The places to stay in Alaska are as diverse as the state itself. Choose from hotels and lodges, wilderness and backcountry accommodations, cabins for bear viewing or fishing lodges, or RV parks and campgrounds. Brooks Lodge, for example, is ideal for visits to Katmai National Park to see the bears catching salmon in the river. The Lakefront Anchorage—a Millennium Hotel or The Hotel Captain Hook are great for stays in the city of Anchorage because of the dining options available and central locations. Talkeetna is a popular stop along the Alaska Railroad route, due to views of the Denali and Alaska Range mountains, and a stay at Talkeena Alaskan Lodge, with its on-property hiking trails and award-winning dining at Foraker Dining Room, is an excellent place to rest your head. And, of course, cruises have their own accommodations, ideal for exploring coastal regions in the state.

Explore further by reading about the best Anchorage hotels and the best Alaska cruises.

Getting There

Cruises, of all sizes, are best for sightseeing the coastal regions, while land tours, which use air taxis, trains, or transportation buses, are best for seeing the immense interior. Jet service is available from the lower 48 states to Alaska’s major airports in Fairbanks and Anchorage. Larger airports partner with smaller chartered carriers to get passengers to the smaller communities and remote areas throughout the state. The most popular airports include:

  • Fairbanks International Airport: Non-stop service is available to Europe as well as the lower 48 states. This airport is small, yet it has all of the conveniences that are needed for air travel.
  • Ted Stevens Anchorage International Airport: With a population of 208,000, Anchorage is the largest city in Alaska. Air Canada, Alaska Airlines, Condor, United Airlines, and Delta Airlines service this airport.
  • Juneau International Airport: This airport, located in the state capital, serves smaller communities in the district and has a seaplane base.
  • Ketchikan International Airport: Not accessible by road, travelers who fly into this airport, located on Gravina Island, will have to take a ferry ride to the main city.
  • Kodiak Airport: This is a public and military use airport, with only three runways.
  • Nome Airport: If you’re planning on seeing the finish line of the famed Iditarod dog mushing race, then you’ll need to fly into Nome, Alaska. This public use airport has two runways. 

Booking a tour of Alaska is the easiest way to plan for logistics, using insider knowledge. Many of the national parks are difficult to access, remote, and require multiple legs of transportation. Additionally, cruises are a popular way to travel and see the coastal regions. You can enjoy excursions to explore the state, safely and with a guided adventure.

Learn more about how to travel within the state or along the coastal regions with these articles: Should You Visit Alaska by Land or by Cruise?, Alaska Railroad Grandview Scenic Train—Anchorage to Seward, and the best Alaskan tundra tours.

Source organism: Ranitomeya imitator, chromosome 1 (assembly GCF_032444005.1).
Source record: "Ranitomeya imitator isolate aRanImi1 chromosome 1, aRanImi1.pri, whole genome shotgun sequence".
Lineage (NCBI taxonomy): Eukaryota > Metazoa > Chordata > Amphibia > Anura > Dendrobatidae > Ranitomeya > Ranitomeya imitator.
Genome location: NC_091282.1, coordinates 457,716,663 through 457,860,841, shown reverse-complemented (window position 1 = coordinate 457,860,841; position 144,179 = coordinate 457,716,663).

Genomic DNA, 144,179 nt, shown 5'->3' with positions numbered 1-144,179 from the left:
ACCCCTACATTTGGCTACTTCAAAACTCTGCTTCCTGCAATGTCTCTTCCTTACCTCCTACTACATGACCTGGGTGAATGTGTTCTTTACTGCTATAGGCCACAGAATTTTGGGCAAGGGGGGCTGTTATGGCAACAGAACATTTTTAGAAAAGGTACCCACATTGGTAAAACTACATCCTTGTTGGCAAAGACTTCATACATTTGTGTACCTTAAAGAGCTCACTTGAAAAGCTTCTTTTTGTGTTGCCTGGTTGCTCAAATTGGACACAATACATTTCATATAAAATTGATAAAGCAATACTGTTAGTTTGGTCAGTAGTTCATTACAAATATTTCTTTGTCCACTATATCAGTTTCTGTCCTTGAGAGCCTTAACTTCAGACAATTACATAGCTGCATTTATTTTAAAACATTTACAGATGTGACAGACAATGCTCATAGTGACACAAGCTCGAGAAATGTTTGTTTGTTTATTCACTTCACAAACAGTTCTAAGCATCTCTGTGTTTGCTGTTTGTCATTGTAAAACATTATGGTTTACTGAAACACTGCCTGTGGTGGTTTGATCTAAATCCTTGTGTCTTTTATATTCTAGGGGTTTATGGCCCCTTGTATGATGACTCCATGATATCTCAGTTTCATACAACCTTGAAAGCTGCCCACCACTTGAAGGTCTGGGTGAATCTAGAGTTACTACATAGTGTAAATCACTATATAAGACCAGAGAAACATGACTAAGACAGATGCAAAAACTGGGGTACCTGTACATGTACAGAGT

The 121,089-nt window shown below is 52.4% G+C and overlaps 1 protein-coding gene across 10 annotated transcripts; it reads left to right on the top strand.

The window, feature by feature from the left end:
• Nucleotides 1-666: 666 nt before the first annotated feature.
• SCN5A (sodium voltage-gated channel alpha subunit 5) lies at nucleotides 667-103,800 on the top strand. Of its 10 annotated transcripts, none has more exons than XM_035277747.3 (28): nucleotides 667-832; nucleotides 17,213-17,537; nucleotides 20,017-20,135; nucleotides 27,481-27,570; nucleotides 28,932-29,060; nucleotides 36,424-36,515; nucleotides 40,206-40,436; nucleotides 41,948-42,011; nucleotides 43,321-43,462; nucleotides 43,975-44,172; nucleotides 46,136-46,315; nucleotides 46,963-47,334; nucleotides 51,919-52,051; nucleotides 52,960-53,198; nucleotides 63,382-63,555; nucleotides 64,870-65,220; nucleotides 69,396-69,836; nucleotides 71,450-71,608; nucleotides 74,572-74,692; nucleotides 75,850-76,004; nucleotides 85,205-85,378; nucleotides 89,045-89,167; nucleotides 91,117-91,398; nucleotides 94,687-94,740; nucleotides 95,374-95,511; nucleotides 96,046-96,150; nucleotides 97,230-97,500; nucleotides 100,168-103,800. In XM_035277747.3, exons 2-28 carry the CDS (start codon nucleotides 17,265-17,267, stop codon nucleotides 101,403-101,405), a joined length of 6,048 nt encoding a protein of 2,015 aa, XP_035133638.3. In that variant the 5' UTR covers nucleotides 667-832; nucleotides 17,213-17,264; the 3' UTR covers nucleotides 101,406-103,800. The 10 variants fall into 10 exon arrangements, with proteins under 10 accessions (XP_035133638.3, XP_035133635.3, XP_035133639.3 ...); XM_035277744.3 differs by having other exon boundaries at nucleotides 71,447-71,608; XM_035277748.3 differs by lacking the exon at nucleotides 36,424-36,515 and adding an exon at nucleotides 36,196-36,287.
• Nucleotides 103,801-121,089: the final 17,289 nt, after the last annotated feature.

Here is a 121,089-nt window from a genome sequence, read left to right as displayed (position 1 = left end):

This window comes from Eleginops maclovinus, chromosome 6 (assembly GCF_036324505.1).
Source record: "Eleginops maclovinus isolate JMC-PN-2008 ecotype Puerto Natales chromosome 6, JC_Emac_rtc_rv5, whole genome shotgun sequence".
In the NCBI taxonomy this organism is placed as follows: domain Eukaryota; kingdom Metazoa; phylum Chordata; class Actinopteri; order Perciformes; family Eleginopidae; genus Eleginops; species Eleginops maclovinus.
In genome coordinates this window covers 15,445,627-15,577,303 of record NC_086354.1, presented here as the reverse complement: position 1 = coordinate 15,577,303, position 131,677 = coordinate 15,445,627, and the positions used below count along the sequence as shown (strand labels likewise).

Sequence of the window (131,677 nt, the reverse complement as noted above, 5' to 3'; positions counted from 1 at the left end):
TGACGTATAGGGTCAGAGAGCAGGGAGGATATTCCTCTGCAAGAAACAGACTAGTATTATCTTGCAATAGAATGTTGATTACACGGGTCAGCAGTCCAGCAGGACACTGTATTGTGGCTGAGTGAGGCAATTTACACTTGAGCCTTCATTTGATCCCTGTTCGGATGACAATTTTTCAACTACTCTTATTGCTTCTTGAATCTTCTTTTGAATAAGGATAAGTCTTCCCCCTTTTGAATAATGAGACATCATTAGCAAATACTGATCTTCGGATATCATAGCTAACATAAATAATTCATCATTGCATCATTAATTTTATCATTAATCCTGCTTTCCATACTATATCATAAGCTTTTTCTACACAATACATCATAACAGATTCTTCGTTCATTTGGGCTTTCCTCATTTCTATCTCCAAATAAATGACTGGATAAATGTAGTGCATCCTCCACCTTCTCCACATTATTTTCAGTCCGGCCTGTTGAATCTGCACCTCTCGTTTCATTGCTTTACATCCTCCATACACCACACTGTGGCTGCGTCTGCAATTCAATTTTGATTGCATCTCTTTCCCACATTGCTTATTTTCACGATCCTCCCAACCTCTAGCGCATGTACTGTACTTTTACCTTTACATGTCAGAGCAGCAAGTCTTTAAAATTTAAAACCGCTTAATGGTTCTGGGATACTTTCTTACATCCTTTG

Culture and Customs

Alaska has a long-standing culture and when visiting the state, you may want to learn more by visiting Sitka National Historic Park, where totem pole carving, basket weaving, and beading arts have been re-energized. The state’s historical library and state museum is located in the state’s capital, Juneau. Three types of indigenous populations live in Alaska, with diverse ethnic, lingual, and cultural roots: Indian, Eskimo, and Aleut.

Money Saving Tips

  • Check for available public transportation options when you’re in a larger city like Juneau, Fairbanks, or Anchorage. In many cases, you can see some of the popular sites in a much more affordable way.
  • Make sure you pack all necessary travel items, especially technology or electronics, so that you won’t have to pay high-dollar to purchase them once in Alaska.
  • Peak seasons runs June to August. To save money, consider visiting outside of summer and book your trip for the shoulder season.
  • If you’re driving, make sure you rent a gas-efficient car due to the number of miles you’ll likely be driving to get from point A to point B.
  • For a decent price on a cruise, book early and shop around for the best deal. In many cases, it might be less expensive to cruise round-trip from Seattle. Cruise excursions can be pricey and limited. Consider booking experiences through local vendors.
Article Sources
TripSavvy uses only high-quality, trusted sources, including peer-reviewed studies, to support the facts within our articles. Read our editorial policy to learn more about how we keep our content accurate, reliable and trustworthy.
  1. WorldAtlas. "What Languages are Spoken in Alaska". 2020

  2. Alaska Department of Fish and Game. “Our Biological Diversity.”

  3. United States Census Bureau. “Alaska.” July, 2019.

  4. Britannica. “Alaska Cultural Life.” 2020

  5. Alaskan Native Cultures. “Alaskan Native Cultures.”